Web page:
Canine parvovirus is a serious, deadly virus that attacks the intestinal tract of dogs. Normally contracted through exposure to an infected dog's feces, the virus is extremely hardy and can survive extreme temperatures and direct exposure to sunlight. A surface exposed to infected feces can remain contaminated long after the feces are removed, and the virus can even be carried on shoes and clothing.
Puppies are the most likely to contract the parvovirus. Certain breeds are more susceptible (Doberman pinschers, Rottweilers, and Pit Bulls), but all dogs are at risk. Cats rarely contract the virus. Common symptoms include vomiting, diarrhea (often with blood), loss of appetite, fever or low body temperature, and depression.
Once infected, no treatment exists to kill the parvovirus in your dog. However, we can control the physical signs and the complications of the disease, including antibiotics to control infections, as well as other medications to reduce the vomiting and diarrhea. Puppies unfortunately normally have to be hospitalized.
In order to give your dog the best chance of surviving this virus, it is absolutely essential that you bring him in to see us at the first sign of infection. Even a few hours delay can drastically reduce chances of survival.
Preventing parvovirus is tricky due to the extremely hardy nature of the virus. The best option is a series of vaccinations during your puppy's first few visits with us. These vaccinations establish an immunity that can reduce the risk of contracting the virus. Once the vaccinations are complete, occasional boosters will help maintain the immunity. Our doctors will discuss this with you while you're here for your appointment.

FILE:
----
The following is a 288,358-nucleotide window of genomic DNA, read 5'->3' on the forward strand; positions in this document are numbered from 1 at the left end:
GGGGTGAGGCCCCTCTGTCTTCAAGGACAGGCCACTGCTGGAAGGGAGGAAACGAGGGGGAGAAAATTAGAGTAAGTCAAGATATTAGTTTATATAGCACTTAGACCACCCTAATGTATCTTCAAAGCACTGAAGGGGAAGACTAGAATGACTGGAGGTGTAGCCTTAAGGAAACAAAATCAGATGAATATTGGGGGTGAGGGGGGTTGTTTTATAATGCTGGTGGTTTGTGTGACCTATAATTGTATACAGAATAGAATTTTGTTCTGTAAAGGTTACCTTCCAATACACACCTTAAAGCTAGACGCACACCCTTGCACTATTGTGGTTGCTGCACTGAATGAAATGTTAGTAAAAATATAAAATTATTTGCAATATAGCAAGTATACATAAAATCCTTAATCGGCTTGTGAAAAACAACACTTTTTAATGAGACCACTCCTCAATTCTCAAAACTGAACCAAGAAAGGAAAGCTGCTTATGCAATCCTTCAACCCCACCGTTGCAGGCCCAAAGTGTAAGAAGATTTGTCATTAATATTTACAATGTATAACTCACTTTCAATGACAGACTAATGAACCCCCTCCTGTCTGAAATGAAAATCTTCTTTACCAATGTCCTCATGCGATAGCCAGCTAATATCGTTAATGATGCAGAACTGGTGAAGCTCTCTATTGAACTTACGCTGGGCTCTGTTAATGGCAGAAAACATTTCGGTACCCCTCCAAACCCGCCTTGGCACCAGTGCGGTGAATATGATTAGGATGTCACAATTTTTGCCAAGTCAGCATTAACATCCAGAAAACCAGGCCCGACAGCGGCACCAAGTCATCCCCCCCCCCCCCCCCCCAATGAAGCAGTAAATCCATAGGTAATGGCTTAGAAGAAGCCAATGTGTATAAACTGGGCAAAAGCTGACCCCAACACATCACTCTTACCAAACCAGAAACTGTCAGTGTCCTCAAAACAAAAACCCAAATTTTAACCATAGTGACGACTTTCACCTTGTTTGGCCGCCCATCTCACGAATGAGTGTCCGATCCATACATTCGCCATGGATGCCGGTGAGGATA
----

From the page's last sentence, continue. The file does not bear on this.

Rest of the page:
Other ideas for prevention include:
- Minimize contact with other puppies or dogs
- Limit your visits to places frequented by other dogs until your puppy's vaccinations are complete
- If you have a dog with parvovirus, keep him separated from the others
- If you think your shoes may have come in contact with dog feces, wipe off the soles with a 1:30 bleach/water solution (4oz of bleach in a gallon of water).
- If a friend visits with a dog or puppy who has an accident in your home, clean the area with the same 1:30 bleach solution. (Be careful - this will strip the color from your carpets.)
Canine parvovirus is a serious disease, and we've seen a recent uptick in the number of cases in the Stockton area. If you see any of the symptoms described in your puppy, call the clinic immediately at (209) 477-4841 to have one of our veterinarians take a look.